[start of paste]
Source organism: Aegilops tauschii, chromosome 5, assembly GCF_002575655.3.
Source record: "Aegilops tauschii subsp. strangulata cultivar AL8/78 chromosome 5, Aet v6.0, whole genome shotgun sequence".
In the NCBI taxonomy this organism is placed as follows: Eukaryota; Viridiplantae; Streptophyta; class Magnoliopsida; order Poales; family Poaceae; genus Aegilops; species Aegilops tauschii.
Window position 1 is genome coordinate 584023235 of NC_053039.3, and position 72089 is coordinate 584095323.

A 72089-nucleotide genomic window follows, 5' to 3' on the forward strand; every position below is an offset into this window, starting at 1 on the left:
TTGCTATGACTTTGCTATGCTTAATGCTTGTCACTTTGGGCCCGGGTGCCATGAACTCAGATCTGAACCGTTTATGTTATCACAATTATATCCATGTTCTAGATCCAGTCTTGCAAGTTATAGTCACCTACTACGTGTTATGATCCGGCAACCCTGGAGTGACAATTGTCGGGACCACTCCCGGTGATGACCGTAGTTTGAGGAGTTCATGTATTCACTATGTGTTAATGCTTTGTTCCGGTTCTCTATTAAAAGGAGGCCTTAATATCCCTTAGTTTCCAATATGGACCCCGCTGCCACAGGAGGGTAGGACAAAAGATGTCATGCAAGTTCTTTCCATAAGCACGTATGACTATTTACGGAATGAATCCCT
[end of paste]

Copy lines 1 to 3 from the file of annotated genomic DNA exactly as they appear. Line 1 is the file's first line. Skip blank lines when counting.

Source organism: Aegilops tauschii, chromosome 5, assembly GCF_002575655.3.
Source record: "Aegilops tauschii subsp. strangulata cultivar AL8/78 chromosome 5, Aet v6.0, whole genome shotgun sequence".
In the NCBI taxonomy this organism is placed as follows: Eukaryota; Viridiplantae; Streptophyta; class Magnoliopsida; order Poales; family Poaceae; genus Aegilops; species Aegilops tauschii.